Stilbene and entomopathogenic nematodes: Unlocking.. (STEPN-UP)
Stilbene and entomopathogenic nematodes: Unlocking the potential
Start date: Jan 1, 2017,
End date: Dec 31, 2018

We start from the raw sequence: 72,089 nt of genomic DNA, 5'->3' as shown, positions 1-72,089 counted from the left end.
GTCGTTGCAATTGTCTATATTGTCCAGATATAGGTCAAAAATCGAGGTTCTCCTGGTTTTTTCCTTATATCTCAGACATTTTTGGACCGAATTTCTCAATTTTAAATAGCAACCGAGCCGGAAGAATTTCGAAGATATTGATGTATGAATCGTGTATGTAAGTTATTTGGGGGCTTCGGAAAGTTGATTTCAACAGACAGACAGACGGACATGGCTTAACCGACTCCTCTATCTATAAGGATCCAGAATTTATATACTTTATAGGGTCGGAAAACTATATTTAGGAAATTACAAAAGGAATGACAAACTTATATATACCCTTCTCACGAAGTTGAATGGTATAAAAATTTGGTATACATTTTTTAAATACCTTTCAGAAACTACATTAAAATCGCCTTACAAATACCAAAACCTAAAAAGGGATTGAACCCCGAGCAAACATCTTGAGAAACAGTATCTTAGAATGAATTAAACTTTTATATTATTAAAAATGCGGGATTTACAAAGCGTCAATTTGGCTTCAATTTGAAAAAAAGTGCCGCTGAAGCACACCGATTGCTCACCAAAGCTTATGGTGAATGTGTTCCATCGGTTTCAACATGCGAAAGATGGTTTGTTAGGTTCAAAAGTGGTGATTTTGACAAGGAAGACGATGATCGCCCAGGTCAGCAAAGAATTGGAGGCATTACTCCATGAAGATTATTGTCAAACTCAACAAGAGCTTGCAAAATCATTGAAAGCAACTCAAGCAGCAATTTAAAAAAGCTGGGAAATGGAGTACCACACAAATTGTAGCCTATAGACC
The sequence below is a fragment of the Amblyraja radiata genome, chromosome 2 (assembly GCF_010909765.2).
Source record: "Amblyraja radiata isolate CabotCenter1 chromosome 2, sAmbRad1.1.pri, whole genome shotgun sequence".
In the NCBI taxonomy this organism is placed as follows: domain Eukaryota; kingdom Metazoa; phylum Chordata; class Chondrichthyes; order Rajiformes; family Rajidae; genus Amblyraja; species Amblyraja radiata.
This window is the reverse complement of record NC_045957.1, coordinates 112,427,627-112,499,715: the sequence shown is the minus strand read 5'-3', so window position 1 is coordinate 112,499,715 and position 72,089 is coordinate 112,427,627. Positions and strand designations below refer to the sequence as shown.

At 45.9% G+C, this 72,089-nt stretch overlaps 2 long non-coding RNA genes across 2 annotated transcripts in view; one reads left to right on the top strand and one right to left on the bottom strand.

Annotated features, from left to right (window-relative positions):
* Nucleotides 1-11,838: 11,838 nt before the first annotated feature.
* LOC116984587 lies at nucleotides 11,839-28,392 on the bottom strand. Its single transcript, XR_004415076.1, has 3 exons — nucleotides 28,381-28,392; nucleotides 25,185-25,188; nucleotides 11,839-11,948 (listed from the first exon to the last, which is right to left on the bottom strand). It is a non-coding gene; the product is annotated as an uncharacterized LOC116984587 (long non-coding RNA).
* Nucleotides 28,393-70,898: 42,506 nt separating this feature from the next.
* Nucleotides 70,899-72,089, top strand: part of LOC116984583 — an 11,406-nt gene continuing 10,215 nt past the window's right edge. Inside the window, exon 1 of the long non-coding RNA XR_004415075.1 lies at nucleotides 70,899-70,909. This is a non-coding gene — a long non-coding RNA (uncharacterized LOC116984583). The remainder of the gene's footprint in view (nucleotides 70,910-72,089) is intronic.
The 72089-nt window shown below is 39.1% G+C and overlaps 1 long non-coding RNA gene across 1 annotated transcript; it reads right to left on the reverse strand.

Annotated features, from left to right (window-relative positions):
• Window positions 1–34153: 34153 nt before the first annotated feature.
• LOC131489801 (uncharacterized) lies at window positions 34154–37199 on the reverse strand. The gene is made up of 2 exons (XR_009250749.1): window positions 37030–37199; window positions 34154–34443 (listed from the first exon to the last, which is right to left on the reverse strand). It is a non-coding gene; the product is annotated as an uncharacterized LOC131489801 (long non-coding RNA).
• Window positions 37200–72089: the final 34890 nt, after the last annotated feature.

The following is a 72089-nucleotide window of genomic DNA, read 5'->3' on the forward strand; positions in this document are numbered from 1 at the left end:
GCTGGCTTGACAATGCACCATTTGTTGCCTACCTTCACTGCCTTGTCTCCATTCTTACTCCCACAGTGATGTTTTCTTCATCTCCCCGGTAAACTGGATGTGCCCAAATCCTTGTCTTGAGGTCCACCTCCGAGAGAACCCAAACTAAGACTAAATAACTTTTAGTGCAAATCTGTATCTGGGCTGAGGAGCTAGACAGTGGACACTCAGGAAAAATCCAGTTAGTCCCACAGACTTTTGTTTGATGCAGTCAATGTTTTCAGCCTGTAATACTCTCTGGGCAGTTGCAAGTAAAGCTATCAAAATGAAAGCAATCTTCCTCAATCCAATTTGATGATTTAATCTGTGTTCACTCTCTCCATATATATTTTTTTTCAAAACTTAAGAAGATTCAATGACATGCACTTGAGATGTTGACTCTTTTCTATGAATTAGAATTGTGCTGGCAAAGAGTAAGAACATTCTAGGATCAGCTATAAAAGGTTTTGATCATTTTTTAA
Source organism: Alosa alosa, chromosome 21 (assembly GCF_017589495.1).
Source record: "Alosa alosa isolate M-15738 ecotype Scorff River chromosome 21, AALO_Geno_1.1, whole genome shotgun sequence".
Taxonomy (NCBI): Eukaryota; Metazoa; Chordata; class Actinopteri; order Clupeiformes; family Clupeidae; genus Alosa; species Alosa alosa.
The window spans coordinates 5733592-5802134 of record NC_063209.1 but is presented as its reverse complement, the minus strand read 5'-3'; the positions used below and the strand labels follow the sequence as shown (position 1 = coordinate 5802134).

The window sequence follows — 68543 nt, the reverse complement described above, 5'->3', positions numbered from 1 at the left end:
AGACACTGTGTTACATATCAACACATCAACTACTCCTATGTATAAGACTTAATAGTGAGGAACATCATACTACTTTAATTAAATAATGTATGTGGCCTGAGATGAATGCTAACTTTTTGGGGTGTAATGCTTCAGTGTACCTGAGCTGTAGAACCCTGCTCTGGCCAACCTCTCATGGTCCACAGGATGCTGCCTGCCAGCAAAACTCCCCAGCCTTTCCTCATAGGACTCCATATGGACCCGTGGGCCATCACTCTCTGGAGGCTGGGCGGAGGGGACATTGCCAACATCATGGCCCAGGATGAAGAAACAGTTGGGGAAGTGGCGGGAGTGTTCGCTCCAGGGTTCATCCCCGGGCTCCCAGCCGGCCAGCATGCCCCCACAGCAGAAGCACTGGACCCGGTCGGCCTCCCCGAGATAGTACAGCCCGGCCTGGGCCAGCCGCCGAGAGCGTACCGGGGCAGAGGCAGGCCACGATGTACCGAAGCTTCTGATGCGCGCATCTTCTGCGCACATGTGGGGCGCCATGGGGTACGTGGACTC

Bacteria frequently form intimate associations with a eukaryotic host where they may have critical roles in the development, behavior, and/or functions of their animal symbiont. While the underlying molecular mechanisms are poorly understood there is increasing evidence that the bacteria are employing proteins or molecules to send signals to their host. My goal is to understand the inter-kingdom signalling that occurs between a bacterium and its animal host using, as a model, the interaction between an entomopathogenic nematode (EPN) called Heterorhabditis and its symbiotic bacterium, Photorhabdus.EPNs are soil-dwelling organisms that utilize a bacterial symbiont to kill their insect targets. Photorhabdus produces a bioactive secondary metabolite called stilbene (ST). ST is used as an antibiotic and a virulence factor. Furthermore, ST is required for nematode growth and development suggesting that ST may be an important inter-kingdom signalling molecule. In this vein, the proposed project will investigate fundamental aspects pertaining to host-symbiont evolution and interactions by: 1) investigating the evolutionary history of ST synthesis proteins, 2) determining the nematode response to ST, and 3) engineering increased ST production.Aside from scientific advances, this fellowship would enable me to attend University College Cork (UCC) where beneficial training and knowledge will be obtained. For example, UCC provides training workshops on presentation skills, project management, and grant writing among others and aids in career management plans. Furthermore, I will learn new laboratory techniques and knowledge from this project. On the other hand, I will be able to bring my expertise in bacterial research to the host laboratory. This fellowship will have a significant impact on my career as an independent research scientist and will provide me opportunities to interact with the general public to enhance an overall knowledge of science.
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